current work

Carbon Capture and Storage – drawing with soot on clear acrylic. 2019 – ongoing

The Recreation Fisher series of works are recent examples from my ongoing succession of environmentally dubious carbon capture and storage drawings. Made by applying candle soot onto the drawing surface, capturing carbon that would otherwise combine with oxygen in the combustion process to form carbon dioxide, these works highlight the fallacy of industrial carbon fixation by linking it to an impotent attempt to overcome the environmental impact of my art practice.

The works in this series depict various species of water bird nesting on inflatable devices initially intended for human recreation. In what kind of future climate altered world would these kitsch liferafts become a viable breeding environment? Is this a display of opportunistic adaption or have these inflatable nesting sites been distributed by remorseful humans as a surreal replacement for lost habitat?

Recreation Fisher (39 Minute Carbon Fixation) 2020. Soot, varnish on acrylic. 52 x 35cm
Recreation Fisher (38 Minute Carbon Fixation) 2020. Soot, varnish on acrylic. 46 x 26cm

Natural Selection  Some time in the mid 1990’s I was walking near my home when a young boy rode past me on a bmx. Hanging from his handlebars was a Magic Tree (now known as Little Tree) car air freshener. I remember bursting into instant laughter at the absurdity of this encounter, at the implausible impact one small air freshener could have in an open space. Obviously infusing the world with a fresh pine scent was not the boys aim, especially as the Magic Tree was likely old, possibly discarded by an older family member. At that time embellishing your bike with found objects was not unusual, but this boy’s intervention has always stayed with me and inspired several artworks over the years. There is something in these little car air fresheners that represents our societies relationship to the natural world. Despite every aspect of these things being artificial their cliché tree form still attempts to link them to the natural world and the company’s bold insistence that the very first trees were inspired by the aromatic oils in Canadian Pine forests. The importance of this tree shape is exemplified by the company’s active litigation in protecting it as part of the product patent, however the continued use of this tree form in a product made exclusively for motor vehicles borders on the oxymoronic in a time of global warming. The Natural Selection series of soot drawings reference the incongruous relationships humans have with the natural world in the context of a changing climate.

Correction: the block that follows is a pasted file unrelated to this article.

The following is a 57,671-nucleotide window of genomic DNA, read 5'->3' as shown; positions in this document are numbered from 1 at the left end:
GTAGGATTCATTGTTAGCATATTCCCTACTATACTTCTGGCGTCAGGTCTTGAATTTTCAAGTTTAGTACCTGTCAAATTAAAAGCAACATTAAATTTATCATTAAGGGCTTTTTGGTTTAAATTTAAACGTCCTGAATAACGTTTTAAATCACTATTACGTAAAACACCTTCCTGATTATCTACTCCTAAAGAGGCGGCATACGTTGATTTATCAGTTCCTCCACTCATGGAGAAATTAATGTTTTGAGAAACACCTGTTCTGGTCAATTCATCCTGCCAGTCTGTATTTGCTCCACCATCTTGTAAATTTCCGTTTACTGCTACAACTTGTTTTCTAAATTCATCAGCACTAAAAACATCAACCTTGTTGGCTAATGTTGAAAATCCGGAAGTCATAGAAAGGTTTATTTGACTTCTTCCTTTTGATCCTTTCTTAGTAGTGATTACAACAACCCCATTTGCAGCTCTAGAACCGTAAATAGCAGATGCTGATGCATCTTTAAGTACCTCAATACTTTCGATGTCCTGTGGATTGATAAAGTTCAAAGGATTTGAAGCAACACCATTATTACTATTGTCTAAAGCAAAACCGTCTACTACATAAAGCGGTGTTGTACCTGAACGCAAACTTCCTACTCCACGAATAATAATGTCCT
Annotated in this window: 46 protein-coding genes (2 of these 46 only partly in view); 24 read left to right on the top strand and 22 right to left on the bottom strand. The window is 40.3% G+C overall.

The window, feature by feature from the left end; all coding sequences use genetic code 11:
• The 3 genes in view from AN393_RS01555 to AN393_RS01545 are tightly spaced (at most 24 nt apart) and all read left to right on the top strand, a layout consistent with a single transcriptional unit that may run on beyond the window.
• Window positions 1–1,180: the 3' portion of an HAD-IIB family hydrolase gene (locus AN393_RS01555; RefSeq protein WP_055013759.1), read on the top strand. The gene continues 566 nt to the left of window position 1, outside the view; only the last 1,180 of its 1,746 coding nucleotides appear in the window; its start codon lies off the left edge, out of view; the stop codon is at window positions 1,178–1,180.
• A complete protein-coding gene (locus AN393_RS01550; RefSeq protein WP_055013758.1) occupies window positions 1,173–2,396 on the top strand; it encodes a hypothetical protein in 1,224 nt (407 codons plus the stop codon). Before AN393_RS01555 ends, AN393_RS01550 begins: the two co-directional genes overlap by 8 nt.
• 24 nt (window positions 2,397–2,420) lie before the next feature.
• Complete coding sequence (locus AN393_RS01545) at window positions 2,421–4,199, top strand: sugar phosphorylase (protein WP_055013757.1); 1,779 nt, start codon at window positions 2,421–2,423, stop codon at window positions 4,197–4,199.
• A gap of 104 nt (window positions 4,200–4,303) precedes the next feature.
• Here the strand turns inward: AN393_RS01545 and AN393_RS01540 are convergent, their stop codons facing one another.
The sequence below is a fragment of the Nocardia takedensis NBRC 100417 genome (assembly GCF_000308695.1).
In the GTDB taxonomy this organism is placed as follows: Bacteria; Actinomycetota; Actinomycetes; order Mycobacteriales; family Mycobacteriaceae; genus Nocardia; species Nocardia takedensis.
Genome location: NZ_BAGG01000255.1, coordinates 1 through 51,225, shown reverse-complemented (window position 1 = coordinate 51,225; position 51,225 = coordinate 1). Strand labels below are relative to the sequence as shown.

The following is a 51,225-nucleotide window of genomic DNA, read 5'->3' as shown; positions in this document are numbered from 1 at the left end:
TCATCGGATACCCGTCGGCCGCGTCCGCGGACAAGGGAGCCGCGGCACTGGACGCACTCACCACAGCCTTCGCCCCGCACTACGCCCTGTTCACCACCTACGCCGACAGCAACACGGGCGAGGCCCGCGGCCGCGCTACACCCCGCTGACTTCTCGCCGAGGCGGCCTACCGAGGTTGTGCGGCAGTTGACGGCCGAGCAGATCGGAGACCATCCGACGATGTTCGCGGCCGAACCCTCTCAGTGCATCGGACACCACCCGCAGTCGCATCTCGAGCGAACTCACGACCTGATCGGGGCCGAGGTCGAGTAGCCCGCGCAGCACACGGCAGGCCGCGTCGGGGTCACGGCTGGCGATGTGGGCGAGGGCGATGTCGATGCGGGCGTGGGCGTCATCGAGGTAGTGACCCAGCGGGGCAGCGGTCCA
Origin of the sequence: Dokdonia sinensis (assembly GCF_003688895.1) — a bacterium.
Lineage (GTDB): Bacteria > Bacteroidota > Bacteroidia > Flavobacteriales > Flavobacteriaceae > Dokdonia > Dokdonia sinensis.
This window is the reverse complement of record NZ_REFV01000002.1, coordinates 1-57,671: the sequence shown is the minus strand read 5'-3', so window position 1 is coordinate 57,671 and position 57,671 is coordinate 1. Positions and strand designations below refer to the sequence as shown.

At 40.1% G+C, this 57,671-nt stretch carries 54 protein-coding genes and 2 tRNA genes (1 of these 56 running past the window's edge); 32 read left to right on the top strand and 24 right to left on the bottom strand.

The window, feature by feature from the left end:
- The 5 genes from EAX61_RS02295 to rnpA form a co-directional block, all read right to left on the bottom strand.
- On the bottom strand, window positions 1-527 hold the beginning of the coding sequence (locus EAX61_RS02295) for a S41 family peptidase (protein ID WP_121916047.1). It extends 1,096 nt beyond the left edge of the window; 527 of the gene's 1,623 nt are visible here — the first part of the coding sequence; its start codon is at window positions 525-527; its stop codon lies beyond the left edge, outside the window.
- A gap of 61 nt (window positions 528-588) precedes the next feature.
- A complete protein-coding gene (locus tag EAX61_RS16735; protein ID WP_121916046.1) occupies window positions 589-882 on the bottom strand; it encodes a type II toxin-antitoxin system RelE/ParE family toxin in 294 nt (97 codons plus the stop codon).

Natural Selection (52 Minute Fixation) 2021. Soot and varnish on Acrylic. 62 x 42cm
Natural Selection (81 Minute Fixation) 2021. Soot and varnish on acrylic. 80 x 62cm

Smoke and Mirrors  When I observe clouds, I no longer just consider them in relation to the weather, I also think about how they are impacting on the planet’s climate. Currently climate scientists are debating how to integrate cloud systems into new climate modelling to accurately measure their influence on future global warming. It is a complex area of study where multiple variables such as the type of cloud formation, location, temperature and longevity all need to be taken into consideration. Put very simply, low bright clouds are generally considered to have a cooling effect as they reflect sunlight away from the Earth’s surface. High thin clouds composed of ice crystals are more transparent but do absorb outgoing infrared radiation of which a small amount is released back resulting in a warming effect. While this might appear straight forward enough the reality is much more complicated. For instance, different cloud formations can co-exist in multiple layers of the atmosphere. Additionally, clouds that are warmer contain a higher ratio of water molecules to ice molecules making them more reflective. Warmer clouds also release less rain than cool clouds which extends their lifespan and corresponding ability to reflect heat away from the planet.

Smoke and Mirrors (72 Minute Fixation) 2021. Soot and picture vanish on acrylic, 65 x 95 cm
Smoke and Mirrors (15 Minute Fixation) 2022. Soot and picture vanish on acrylic. 57 x 32 cm